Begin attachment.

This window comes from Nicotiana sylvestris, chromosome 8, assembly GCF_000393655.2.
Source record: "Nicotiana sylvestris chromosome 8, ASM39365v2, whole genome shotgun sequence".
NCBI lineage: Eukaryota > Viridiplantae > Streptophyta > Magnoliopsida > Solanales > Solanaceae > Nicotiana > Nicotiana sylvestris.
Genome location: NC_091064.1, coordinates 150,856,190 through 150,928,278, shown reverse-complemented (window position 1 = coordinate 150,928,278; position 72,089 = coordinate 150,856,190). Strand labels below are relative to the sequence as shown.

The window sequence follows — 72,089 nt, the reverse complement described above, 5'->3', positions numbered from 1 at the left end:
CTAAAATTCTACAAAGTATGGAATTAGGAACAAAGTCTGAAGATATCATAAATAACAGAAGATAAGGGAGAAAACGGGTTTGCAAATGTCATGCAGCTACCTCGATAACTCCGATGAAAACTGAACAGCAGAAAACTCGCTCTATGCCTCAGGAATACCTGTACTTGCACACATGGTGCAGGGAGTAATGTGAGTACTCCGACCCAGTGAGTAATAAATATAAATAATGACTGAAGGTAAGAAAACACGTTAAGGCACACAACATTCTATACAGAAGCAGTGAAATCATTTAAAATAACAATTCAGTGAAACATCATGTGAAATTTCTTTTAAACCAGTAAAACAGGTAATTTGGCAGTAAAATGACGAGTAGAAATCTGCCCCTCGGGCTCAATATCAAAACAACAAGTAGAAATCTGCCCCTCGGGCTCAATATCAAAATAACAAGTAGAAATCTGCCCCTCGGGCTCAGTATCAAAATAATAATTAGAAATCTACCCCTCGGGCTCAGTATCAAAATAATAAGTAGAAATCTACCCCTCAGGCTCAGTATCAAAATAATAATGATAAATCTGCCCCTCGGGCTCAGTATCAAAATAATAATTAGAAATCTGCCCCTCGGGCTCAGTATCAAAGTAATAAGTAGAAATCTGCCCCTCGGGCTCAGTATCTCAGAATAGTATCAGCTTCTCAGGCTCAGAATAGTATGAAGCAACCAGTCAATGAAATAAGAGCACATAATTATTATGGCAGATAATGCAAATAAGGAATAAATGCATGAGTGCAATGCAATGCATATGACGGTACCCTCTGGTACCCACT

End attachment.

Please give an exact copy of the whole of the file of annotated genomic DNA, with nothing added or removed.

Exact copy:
This window comes from Nicotiana sylvestris, chromosome 8, assembly GCF_000393655.2.
Source record: "Nicotiana sylvestris chromosome 8, ASM39365v2, whole genome shotgun sequence".
NCBI lineage: Eukaryota > Viridiplantae > Streptophyta > Magnoliopsida > Solanales > Solanaceae > Nicotiana > Nicotiana sylvestris.
Genome location: NC_091064.1, coordinates 150,856,190 through 150,928,278, shown reverse-complemented (window position 1 = coordinate 150,928,278; position 72,089 = coordinate 150,856,190). Strand labels below are relative to the sequence as shown.

The window sequence follows — 72,089 nt, the reverse complement described above, 5'->3', positions numbered from 1 at the left end:
CTAAAATTCTACAAAGTATGGAATTAGGAACAAAGTCTGAAGATATCATAAATAACAGAAGATAAGGGAGAAAACGGGTTTGCAAATGTCATGCAGCTACCTCGATAACTCCGATGAAAACTGAACAGCAGAAAACTCGCTCTATGCCTCAGGAATACCTGTACTTGCACACATGGTGCAGGGAGTAATGTGAGTACTCCGACCCAGTGAGTAATAAATATAAATAATGACTGAAGGTAAGAAAACACGTTAAGGCACACAACATTCTATACAGAAGCAGTGAAATCATTTAAAATAACAATTCAGTGAAACATCATGTGAAATTTCTTTTAAACCAGTAAAACAGGTAATTTGGCAGTAAAATGACGAGTAGAAATCTGCCCCTCGGGCTCAATATCAAAACAACAAGTAGAAATCTGCCCCTCGGGCTCAATATCAAAATAACAAGTAGAAATCTGCCCCTCGGGCTCAGTATCAAAATAATAATTAGAAATCTACCCCTCGGGCTCAGTATCAAAATAATAAGTAGAAATCTACCCCTCAGGCTCAGTATCAAAATAATAATGATAAATCTGCCCCTCGGGCTCAGTATCAAAATAATAATTAGAAATCTGCCCCTCGGGCTCAGTATCAAAGTAATAAGTAGAAATCTGCCCCTCGGGCTCAGTATCTCAGAATAGTATCAGCTTCTCAGGCTCAGAATAGTATGAAGCAACCAGTCAATGAAATAAGAGCACATAATTATTATGGCAGATAATGCAAATAAGGAATAAATGCATGAGTGCAATGCAATGCATATGACGGTACCCTCTGGTACCCACT